Death of NSF Dave Lee: Room for improvement in heat injury prevention and response, external panel finds

Death of NSF Dave Lee: Room for improvement in heat injury prevention and response, external panel finds

Dave Lee military funeral 2
NSF Dave Lee, who died of heat injuries during training, was accorded a military funeral on Saturday (May 5). (Photo: Gaya Chandramohan)

SINGAPORE: An external panel, convened in May after the death of full-time national serviceman Dave Lee, has said that improvements could be made to how the Singapore Armed Forces (SAF) prevents and responds to heat injuries, Chief of Defence Force Major-General (MG) Melvyn Ong revealed on Tuesday (Jun 19).

Corporal First Class (CFC) Lee, a Guardsman, died on Apr 30 nearly two weeks after "displaying signs of heat injury" following a fast march at Bedok Camp, the Ministry of Defence (MINDEF) said.

MINDEF convened the five-member panel on heat injury management, comprising experts from the Singapore General Hospital, Changi General Hospital, Khoo Teck Puat Hospital and DSO National Laboratories, to independently review existing strategies for heat injury prevention and management in the SAF.

“This panel has been going through the processes, measures and policies for heat injury management in the SAF,” MG Ong said in an interview ahead of SAF Day on Jul 1. “Two of the areas that they have suggested improvements are in the areas of prevention and response to heat injuries.”

However, MG Ong said he was unable to disclose further details as the panel is “not ready yet”, adding that it will take a “few more months”. “We will wait for the findings and then we will share,” he added. “We’re working as quickly and as thoroughly as we can so we’ll get it out as soon as we can.”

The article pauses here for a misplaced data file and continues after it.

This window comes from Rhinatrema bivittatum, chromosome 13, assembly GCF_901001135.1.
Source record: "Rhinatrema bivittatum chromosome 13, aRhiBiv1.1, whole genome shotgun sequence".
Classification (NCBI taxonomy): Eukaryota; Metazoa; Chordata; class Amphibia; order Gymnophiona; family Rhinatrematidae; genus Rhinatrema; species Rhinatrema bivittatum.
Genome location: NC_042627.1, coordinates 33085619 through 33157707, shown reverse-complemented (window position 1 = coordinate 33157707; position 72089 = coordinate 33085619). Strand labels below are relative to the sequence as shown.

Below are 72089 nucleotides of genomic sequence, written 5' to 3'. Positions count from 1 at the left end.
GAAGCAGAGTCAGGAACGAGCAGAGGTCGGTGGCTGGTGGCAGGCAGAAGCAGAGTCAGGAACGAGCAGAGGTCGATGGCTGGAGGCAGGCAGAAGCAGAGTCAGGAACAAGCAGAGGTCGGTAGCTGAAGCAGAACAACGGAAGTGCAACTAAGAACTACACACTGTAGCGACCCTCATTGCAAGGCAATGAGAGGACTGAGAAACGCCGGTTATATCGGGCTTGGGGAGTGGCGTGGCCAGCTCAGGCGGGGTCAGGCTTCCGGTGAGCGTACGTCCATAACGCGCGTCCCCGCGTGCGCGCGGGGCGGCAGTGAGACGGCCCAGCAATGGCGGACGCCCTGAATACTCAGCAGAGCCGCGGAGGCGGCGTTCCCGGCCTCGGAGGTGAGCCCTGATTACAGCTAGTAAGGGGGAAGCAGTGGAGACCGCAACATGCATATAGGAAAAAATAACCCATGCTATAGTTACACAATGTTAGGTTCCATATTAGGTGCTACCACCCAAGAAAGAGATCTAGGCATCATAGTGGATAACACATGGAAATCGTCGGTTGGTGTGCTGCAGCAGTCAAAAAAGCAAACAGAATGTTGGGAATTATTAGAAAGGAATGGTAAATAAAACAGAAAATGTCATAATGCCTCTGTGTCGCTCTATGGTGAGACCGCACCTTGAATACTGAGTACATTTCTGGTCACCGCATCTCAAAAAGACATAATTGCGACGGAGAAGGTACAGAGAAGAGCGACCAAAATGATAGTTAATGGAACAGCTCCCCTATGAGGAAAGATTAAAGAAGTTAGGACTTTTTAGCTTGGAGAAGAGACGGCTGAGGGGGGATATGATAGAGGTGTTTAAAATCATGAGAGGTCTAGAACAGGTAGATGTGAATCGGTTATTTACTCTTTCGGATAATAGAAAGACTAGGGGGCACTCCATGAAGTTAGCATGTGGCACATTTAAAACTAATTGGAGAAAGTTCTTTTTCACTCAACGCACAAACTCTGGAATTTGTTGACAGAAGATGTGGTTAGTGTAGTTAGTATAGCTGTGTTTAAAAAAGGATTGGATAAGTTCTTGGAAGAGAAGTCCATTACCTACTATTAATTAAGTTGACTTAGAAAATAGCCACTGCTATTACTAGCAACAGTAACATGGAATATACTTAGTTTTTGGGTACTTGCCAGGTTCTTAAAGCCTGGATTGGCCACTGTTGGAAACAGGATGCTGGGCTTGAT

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Chief of Defence Force Major-General Melvyn Ong addressing reporters on Jun 19 ahead of SAF day.

MINDEF said the panel has visited Bedok Camp to review the implementation of heat injury policies on the ground. The visit included a brief by Headquarters Guards and a demonstration of how heatstroke cases are treated at the medical centre.

“The panel has provided feedback that the SAF’s heat injury policies and measures are essentially sound and aligned with prevalent industry and foreign military practices,” MINDEF said.


At the same time, MG Ong said separate investigations into the incident are still ongoing. Besides the external review panel, a Committee of Inquiry is also investigating the circumstances leading to the death of CFC Lee.

“Those who have been shown to have done something wrong over the course of the incident will be held accountable,” he said. “This, I guarantee you.”

MG Ong’s pledge came as CFC Lee’s mother, in her son’s eulogy, called for an immediate halt to “tekan” or punishment sessions in the SAF.

When asked about public comments regarding a “tekan” culture in the Guards formation, MG Ong said “there is a certain purpose to every training that we do”.

“If there is no purpose, and the training is levied on the soldiers without reason, and there is an abuse of the way training is conducted in the process, we will hold them accountable,” added MG Ong, who is also a former chief Guards officer.

MG Ong did not say whether commanders have been directed to stop “tekan” sessions, instead reiterating that the training purpose needs to be in line with what he called the unit’s mission essentials.

“What the Army did in the aftermath of this incident was to emphasise that training needs to be accompanied with instructions, ample safety coverage and all the administrative practices and procedures that come along with it,” he added.

When asked if “tekan” sessions could be conducted with the right purpose and safety coverage, MG Ong said “it’s important to realise that we need tough training”. “But the training must … relate to their task and be accompanied by the right reasons.”

To that end, MG Ong said commanders from the top down have emphasised the need to ensure all training and practices are correctly implemented.

“We have to look within ourselves, examine our safety processes and training programmes to make sure they’re all doing the right thing,” he added. “We’re reasonably confident that commanders are aware of their responsibilities and continue to train to one’s requirement.”

Still, MG Ong said commanders were “affected and pained” by CFC Lee’s death. “The loss of every soldier hits to the heart, hits to the core of all that we are,” he stated. “We want all soldiers to go back to their families and when they don’t, we are deeply saddened.”

Source: CNA/hz